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Efforts continue to quell the backlash over President Donald Trump’s changing statements on the Russia summit. Also on the Thursday rundown: protestors are out for Mike Pence’s visit to Missouri; and nobody wants to go, but one option is green burials.

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Wildfires Spark Public Health Warnings from State Officials

State officials have issued health warnings over smoke from wildfires and increased ground-level ozone pollution. (Pixabay)
State officials have issued health warnings over smoke from wildfires and increased ground-level ozone pollution. (Pixabay)
July 14, 2016

DENVER – Colorado caught a break with heavy spring rains, but after a series of hot, dry days, wildfire season is now fully underway.

Six fires burning across the state this week could leave some residents feeling out of sorts.

Dawn Mullally, director of air quality and transportation with the American Lung Association in Colorado, says exposure to particulates in smoke, even from distant fires, can impact the upper respiratory system.

"People who have asthma or respiratory issues, their symptoms are going to increase,” she points out. “You're also going to have eye irritation, difficulty breathing, wheezing, shortness of breath, just general respiratory problems and weakness."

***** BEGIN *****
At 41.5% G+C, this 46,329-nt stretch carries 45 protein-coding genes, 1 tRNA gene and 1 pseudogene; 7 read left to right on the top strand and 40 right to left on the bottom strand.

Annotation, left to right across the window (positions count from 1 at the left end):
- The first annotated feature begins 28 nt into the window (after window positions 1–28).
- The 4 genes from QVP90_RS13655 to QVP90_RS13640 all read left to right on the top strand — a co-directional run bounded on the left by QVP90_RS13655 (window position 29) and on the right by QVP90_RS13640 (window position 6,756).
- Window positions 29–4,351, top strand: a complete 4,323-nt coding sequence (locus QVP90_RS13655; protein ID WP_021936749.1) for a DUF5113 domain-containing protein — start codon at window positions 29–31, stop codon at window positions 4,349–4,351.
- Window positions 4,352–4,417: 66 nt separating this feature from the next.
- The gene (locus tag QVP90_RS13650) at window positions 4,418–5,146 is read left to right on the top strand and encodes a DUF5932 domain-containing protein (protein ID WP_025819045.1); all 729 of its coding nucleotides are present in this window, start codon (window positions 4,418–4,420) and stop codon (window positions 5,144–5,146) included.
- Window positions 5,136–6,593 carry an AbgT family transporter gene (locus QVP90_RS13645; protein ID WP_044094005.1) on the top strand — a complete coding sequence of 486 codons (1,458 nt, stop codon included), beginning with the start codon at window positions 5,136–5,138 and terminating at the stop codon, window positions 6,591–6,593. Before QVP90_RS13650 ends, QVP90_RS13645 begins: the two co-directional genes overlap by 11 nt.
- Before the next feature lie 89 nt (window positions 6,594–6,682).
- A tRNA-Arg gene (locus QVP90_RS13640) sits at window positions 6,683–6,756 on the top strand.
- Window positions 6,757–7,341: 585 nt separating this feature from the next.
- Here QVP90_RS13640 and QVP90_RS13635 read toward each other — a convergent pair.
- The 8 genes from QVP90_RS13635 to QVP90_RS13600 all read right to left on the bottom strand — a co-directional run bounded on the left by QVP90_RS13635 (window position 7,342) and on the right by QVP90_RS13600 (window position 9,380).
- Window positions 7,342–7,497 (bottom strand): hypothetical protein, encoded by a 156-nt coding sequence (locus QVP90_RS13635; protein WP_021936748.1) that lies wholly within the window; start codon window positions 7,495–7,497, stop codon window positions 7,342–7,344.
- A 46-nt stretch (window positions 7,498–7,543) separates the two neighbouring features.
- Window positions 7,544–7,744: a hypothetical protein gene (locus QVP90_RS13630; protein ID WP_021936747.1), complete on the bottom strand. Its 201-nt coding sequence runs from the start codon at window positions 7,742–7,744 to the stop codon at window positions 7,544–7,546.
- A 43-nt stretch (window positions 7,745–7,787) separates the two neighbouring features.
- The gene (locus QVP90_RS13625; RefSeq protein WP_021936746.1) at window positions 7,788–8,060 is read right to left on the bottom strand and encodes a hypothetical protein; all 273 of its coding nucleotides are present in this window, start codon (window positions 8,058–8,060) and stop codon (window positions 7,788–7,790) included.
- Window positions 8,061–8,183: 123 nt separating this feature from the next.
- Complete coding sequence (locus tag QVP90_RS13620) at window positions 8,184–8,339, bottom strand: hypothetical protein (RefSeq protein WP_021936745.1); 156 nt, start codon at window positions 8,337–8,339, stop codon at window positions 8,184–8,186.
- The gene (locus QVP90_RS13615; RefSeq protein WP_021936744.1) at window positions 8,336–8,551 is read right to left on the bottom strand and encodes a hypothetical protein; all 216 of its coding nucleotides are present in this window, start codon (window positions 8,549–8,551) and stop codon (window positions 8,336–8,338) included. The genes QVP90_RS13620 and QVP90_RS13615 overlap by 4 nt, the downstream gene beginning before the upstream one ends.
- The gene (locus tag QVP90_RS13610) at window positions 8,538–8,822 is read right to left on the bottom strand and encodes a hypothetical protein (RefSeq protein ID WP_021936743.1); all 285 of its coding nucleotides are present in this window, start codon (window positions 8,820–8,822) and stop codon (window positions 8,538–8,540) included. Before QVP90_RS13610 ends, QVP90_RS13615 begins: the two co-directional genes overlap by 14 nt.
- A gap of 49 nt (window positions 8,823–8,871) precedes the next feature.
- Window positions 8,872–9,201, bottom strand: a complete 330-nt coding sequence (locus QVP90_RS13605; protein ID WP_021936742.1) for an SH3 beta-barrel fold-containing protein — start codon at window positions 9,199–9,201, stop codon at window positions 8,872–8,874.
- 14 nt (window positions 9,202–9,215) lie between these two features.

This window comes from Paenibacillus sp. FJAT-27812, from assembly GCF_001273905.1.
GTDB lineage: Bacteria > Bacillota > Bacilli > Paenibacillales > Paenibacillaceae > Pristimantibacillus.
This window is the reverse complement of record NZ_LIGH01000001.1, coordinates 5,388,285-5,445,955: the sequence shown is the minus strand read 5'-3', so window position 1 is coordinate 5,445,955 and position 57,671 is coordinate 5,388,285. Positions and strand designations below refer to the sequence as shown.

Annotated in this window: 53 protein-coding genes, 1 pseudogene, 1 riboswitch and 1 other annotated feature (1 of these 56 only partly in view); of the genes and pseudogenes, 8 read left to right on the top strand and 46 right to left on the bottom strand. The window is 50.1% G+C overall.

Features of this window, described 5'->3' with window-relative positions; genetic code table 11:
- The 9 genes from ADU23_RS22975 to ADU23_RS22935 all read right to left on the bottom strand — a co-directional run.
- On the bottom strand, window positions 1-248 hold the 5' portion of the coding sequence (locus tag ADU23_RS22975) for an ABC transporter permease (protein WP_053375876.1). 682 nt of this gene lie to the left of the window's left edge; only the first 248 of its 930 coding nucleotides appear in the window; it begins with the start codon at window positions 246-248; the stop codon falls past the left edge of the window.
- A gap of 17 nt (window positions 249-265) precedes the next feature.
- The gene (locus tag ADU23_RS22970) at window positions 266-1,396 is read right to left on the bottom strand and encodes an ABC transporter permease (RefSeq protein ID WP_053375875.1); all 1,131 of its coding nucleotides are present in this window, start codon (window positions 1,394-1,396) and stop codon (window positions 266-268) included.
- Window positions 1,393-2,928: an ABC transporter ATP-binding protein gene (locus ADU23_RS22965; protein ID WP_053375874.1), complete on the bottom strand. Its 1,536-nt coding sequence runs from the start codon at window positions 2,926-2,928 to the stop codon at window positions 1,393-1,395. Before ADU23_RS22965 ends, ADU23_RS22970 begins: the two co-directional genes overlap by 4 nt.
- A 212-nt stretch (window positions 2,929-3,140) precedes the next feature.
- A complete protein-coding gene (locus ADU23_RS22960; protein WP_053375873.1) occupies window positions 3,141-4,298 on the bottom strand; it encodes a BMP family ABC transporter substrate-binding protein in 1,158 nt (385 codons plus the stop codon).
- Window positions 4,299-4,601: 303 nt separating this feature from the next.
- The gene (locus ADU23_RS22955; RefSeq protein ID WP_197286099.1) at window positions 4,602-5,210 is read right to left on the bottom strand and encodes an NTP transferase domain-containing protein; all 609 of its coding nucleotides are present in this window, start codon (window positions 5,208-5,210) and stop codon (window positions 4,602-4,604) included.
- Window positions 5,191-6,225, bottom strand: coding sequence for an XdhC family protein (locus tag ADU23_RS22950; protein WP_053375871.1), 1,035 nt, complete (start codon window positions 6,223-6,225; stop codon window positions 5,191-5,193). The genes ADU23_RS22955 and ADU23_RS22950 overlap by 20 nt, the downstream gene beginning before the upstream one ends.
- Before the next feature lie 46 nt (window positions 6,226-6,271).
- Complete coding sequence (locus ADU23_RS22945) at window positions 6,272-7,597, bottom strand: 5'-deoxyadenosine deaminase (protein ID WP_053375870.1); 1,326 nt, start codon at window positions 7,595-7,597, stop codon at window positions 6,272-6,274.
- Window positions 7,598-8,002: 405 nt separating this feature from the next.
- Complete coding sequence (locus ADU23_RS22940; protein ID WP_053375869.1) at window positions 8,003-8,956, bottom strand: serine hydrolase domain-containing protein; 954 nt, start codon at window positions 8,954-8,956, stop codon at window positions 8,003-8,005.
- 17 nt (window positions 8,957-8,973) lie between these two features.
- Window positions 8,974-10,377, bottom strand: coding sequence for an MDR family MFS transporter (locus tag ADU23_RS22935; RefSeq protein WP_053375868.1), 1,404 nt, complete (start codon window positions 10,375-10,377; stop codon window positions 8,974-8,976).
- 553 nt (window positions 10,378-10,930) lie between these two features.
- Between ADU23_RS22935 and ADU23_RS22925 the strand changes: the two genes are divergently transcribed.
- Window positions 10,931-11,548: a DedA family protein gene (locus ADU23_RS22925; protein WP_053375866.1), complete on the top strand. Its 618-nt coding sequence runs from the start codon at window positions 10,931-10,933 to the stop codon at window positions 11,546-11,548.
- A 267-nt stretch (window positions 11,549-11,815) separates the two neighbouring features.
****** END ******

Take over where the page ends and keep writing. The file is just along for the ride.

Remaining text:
The Colorado Department of Public Health and Environment issued an air quality health advisory for Fremont County's Hayden Pass wildfire, which had consumed more than 13,000 acres by Wednesday.

Mullally says people experiencing symptoms should consider staying indoors, and she recommends turning air conditioners to recirculate mode to keep particulates from entering the home.

She says the most important thing is to follow any evacuation orders and make sure you're in a safe area.

The state also issued ozone alerts this week for the Front Range. Unlike the protective ozone layer in the stratosphere, ground level ozone is a health hazard created when car exhaust and other pollutants are cooked in heat and sunlight.

Mullally says children, seniors and people with asthma or other respiratory or heart conditions need to be especially careful, but anyone working or exercising outside can also be affected.

"These could be people who are perfectly healthy otherwise, but when you have wildfires and high ozone conditions, perfectly healthy people can also be at risk," she explains.

Mullally says as climate change brings hotter summers and increased risk of wildfires, it's a good idea for people with asthma to keep their inhalers nearby, and for anyone with health conditions to continue following doctor's orders by taking medicines and oxygen as prescribed.






Eric Galatas, Public News Service - CO